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Senate Democrats believe net neutrality is a political winner as they try to reinstate regulations

Senate Democrats believe net neutrality is a political winner as they try to reinstate regulations
Senate Minority Leader Charles E. Schumer (D-N.Y.) points to a questioner during a media availability on Capitol Hill on Tuesday. (Alex Brandon / Associated Press)

One after another, 15 Democratic senators — nearly a third of their caucus — stepped to a microphone on Capitol Hill on Wednesday to call for tough rules to protect net neutrality.

The turnout, which included Senate Democratic leader Charles E. Schumer (D-N.Y.), showed they believe that they could win politically on the issue even if they ultimately fail in their long-shot attempt to reinstate the rules.

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"We're now one step away from allowing the American public to see where their elected officials stand on protecting their internet service," said Schumer, as the Democrats formally launched an effort to restore the regulations scrapped last year by the Federal Communications Commission.

"Are they protecting average consumers and middle-class families, or are they protecting the big corporate special interests?" he asked.

Democrats collected enough signatures on a petition that forced a Senate vote to employ the Congressional Review Act, which if passed would be the first step toward overturning the FCC's action and reinstating the rules that were designed to ensure the uninhibited flow of data online.

The 1996 act allows Congress to overturn a federal agency rule by a simple majority vote in each chamber. Signatures from 30 senators require the Senate to hold a vote that can't be filibustered or blocked by the majority leader.

The Senate vote is expected next week and must be held by June 12 due to a time limit triggered by the publication of the FCC's new rule in the Federal Register.

If Sen. John McCain (R-Ariz.) continues to be absent because of his cancer treatment, Democrats have already secured the 50 votes needed to pass the measure with the public support of Sen. Susan Collins (R-Maine).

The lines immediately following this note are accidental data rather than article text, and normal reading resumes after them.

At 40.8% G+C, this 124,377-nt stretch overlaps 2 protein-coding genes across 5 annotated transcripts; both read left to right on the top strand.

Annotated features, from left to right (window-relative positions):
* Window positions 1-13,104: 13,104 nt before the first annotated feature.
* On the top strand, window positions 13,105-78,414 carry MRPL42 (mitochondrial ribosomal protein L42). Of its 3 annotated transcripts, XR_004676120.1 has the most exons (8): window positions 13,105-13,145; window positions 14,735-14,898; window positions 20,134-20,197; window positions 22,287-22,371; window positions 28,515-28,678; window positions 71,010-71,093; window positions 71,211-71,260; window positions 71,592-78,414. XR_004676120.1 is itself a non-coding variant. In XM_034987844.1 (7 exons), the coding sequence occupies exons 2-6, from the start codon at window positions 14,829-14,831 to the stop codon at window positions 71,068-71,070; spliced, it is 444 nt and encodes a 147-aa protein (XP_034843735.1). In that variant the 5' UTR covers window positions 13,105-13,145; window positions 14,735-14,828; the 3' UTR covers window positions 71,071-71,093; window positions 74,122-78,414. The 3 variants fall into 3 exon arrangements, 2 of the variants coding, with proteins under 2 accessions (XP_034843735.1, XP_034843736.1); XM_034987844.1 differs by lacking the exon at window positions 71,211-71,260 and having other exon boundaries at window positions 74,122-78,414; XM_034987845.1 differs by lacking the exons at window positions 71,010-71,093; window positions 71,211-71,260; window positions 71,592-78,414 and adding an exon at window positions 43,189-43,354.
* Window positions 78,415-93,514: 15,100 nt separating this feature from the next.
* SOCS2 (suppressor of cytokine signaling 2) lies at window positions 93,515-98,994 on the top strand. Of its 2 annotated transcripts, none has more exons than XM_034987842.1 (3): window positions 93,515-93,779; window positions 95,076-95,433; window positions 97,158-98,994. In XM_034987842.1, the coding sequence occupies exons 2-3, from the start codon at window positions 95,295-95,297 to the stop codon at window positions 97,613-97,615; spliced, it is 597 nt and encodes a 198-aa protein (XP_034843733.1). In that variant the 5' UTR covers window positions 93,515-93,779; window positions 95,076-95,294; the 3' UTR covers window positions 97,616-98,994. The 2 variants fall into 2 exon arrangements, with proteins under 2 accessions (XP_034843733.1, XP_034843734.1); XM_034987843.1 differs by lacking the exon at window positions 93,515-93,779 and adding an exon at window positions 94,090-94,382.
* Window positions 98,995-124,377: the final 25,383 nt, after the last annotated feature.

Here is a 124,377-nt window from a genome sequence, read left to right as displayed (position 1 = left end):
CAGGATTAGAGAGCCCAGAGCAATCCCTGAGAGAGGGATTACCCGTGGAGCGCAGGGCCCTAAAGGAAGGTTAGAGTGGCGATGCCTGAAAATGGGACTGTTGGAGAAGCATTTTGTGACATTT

But supporters of net neutrality regulations, including online activists and large technology companies such as Amazon, Facebook, Google and Netflix, are making a push to secure one more vote from some undecided Republicans to ensure passage even if McCain returns.

Other Republicans and conservative activists who oppose the net neutrality regulations as heavy-handed government oversight have branded the effort a political stunt.

They said Democrats might be able to sneak the reinstatement measure through the Senate because of McCain's absence, but it will never pass the Republican-controlled House and get signed by President Trump.

"Instead of crafting forward-looking solutions that protect internet users and promote innovation … Congress will spend the upcoming days on more political theater," Sen. John Thune (R-S.D.), wrote in an opinion article on CNBC's website Wednesday.

The rules, put in place in 2015 when the FCC was controlled by Democrats, prohibited internet-service providers from selling faster delivery of certain data, slowing speeds for specific content and blocking or otherwise discriminating against any legal online material.

Republicans and telecommunications companies opposed the rules.

A legal challenge was turned back by federal judges. But Trump's election swung the FCC to Republican control and it voted 3 to 2 along party lines in December to eliminate the rules.

Democrats said that was a mistake and are trying to take advantage of what they said is net neutrality's broad public support to make Republicans pay at the polls in November's mid-term elections.

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Senate Democrats cited a poll by the University of Maryland's Program for Public Consultation that found 86% of respondents opposed repealing net neutrality rules after a short briefing on them.

"I cannot think of an issue that polls so decisively on one side," said Sen. Brian Schatz (D-Hawaii). "People underestimate the passion of internet voters at their peril. They are mad and they want to know what they can do, and this vote will make things crystal clear."

Thune and other opponents of the regulations said the Democrats' attempt to make net neutrality a political issue was preventing what's really needed: bipartisan legislation enshrining some of the protections in law so that the rules don't change very time the FCC's majority does.

"To ensure safeguards and real net neutrality, America's online consumers need Congress to come together and craft modern rules to end this debate once and for all," said Jonathan Spalter, president of USTelecom, a trade group whose members include AT&T Inc. and Verizon Communications Inc. The group was among those that sued unsuccessfully to overturn the 2015 regulations.

But Republicans and Democrats haven't been able to agree on what rules should be enshrined into law. And Sen. Edward J. Markey (D-Mass.), the leader of the Senate effort to restore the FCC rules, said Wednesday that legislation isn't needed because the 2015 rules were working and upheld as legal.

"We're just going to restore what was in place until December of 2017 and then no further legislation will be needed," Markey said.

Twitter: @JimPuzzanghera

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